Time spent: 1 week

Phase 4: Prewire
Low-voltage cabling, including speaker wire, HDMI cabling, component, video and cabling and Ethernet wiring, was routed through the studs. Based on the blueprints, The Home Theater Store knew exactly where to terminate each piece of wire.

Time spent: 3 days

Phase 5: Insulation and Soundproofing
When Rob framed in the space, he left several inches between the studs and the concrete walls. This left plenty of room to pack in soundproofing materials and insulation, which would reduce the amount of noise that could enter or escape the theater.

“It was fortunate that the mechanical room that housed the HVAC units were on the opposite side of the theater,” says Jamie. “The last thing I wanted my clients to hear during a quiet passage of ‘Titanic’ was the whooshing sound of the air kicking on.”

Time spent: 2 days

Phase 6: Drywall and Painting
After everything that belonged inside the walls was in place, Rob brought in his drywall team to hang, mud and sand the sheetrock. The walls were painted a warm taupe, and the ceiling was painted a flat dark brown.

Time spent: 2 weeks

Phase 7: Trim and Finish Work
Custom milled and stained crown molding, chair rails and baseboards were installed, as well as faceplates for the electrical outlets and smart dimmer switches for the lights. Final touches to the plumbing, electrical, and heating and cooling systems were made as well. Also during this phase, Rob collaborated with theater designer Mark Stoeckl to construct a facade for the screen, speakers and subwoofers; a stage for karaoke performances; columns for the side speakers; a bar for the back of the room; an in-wall equipment cabinet and a wrought iron spindle stairway.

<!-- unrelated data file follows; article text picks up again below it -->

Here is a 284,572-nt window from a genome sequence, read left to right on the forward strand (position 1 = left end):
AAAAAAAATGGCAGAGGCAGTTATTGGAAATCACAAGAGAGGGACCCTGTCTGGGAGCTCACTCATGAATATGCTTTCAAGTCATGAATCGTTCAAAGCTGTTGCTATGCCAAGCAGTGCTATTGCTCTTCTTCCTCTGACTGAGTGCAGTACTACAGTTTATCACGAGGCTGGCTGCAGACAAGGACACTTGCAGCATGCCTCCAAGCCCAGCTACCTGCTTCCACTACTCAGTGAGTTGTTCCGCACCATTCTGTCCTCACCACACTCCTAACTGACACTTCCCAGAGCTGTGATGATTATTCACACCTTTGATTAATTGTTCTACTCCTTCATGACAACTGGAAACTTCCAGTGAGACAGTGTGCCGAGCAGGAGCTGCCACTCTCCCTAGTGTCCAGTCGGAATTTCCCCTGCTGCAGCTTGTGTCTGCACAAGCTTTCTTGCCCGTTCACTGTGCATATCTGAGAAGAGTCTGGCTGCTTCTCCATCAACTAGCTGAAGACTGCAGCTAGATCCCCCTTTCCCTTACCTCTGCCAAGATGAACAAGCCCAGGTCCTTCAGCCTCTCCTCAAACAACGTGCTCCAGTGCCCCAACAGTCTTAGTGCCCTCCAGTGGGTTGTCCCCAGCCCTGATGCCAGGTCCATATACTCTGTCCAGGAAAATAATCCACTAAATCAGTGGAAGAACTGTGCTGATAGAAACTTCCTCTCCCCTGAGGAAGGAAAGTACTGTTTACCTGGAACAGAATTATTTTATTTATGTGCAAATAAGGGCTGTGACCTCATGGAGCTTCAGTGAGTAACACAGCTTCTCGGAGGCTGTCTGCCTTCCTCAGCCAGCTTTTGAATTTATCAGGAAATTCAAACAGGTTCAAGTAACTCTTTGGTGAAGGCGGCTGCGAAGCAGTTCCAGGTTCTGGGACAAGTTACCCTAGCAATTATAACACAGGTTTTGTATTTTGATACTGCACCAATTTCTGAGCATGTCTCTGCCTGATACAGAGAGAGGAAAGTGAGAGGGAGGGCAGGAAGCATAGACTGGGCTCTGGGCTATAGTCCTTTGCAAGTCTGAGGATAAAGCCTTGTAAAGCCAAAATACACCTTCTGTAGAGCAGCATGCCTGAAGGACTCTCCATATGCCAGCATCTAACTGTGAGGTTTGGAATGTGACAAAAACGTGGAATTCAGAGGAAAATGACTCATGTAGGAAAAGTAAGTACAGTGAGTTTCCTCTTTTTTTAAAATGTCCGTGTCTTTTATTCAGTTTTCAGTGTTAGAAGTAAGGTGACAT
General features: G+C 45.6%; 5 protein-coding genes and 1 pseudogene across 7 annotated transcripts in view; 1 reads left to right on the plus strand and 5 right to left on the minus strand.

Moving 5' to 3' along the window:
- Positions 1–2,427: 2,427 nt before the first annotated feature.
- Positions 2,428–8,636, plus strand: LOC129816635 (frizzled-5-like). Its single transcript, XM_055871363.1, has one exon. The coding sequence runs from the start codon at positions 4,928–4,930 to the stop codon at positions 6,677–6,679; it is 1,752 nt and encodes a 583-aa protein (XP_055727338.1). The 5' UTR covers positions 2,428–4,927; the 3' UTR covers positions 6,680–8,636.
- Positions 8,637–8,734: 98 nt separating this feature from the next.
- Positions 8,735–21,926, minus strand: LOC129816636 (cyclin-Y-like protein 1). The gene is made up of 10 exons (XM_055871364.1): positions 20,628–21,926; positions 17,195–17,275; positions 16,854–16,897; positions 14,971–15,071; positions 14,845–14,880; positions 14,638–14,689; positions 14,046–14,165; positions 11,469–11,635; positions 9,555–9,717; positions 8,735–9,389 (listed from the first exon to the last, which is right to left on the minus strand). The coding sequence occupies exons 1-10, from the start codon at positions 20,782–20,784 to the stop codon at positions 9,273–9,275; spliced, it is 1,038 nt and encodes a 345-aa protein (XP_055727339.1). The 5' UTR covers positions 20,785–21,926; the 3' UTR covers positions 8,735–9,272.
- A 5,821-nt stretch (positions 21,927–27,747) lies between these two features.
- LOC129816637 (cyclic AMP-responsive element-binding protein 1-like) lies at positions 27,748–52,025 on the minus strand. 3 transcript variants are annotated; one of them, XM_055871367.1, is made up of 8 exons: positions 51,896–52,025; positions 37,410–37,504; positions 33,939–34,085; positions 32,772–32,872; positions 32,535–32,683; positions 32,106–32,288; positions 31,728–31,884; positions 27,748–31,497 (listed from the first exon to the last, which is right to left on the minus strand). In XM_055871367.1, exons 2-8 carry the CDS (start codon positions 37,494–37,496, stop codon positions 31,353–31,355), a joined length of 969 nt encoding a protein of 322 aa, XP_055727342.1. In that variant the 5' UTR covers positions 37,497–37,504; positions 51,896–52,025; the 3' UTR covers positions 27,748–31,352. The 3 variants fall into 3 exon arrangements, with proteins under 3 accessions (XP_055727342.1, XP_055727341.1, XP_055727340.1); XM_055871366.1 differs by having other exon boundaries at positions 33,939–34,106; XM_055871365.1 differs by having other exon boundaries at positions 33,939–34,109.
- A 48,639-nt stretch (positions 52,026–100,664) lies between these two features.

“The trim stage is what really separates a basic, plain-vanilla sheetrock box with a projector and speakers from an elegant, truly magical home cinema,” says Jamie.

Time spent: 6 weeks

Phase 8: Flooring and Touchups
Carpet was laid in the theater, and tile was installed at the bar. Minor touchups to the walls were made.

Time spent: 1 week

Phase 9: Audio and Video Installation
After all the dust had settled, The Home Theater Store installed the video projector to the ceiling, the screen and front speakers into the fascia, the dipole speakers to the side walls and the rear speakers into the ceiling. The rest of the audio and video components, including a Denon 5805 Mk2 processor, Denon 3930 CI DVD player, Control4 Media Controller (for whole-house music and control), Integra DTR 5.6 A/V receiver, cable boxes and Monster HTPS 7000 surge protector, were tucked inside a custom-built equipment rack underneath the stairwell.

Time spent: 3 days

Phase 10: Programming and Training
The handheld remote that would operate the audio/video equipment, as well as the room’s lights and whole-house music system, were programmed by The Home Theater Store’s lead programmer. All of the audio and video components were calibrated to ensure optimum visual and sonic clarity. Afterwards, Jamie showed the homeowners how to use the systems.

Time spent: 3 days

Equipment List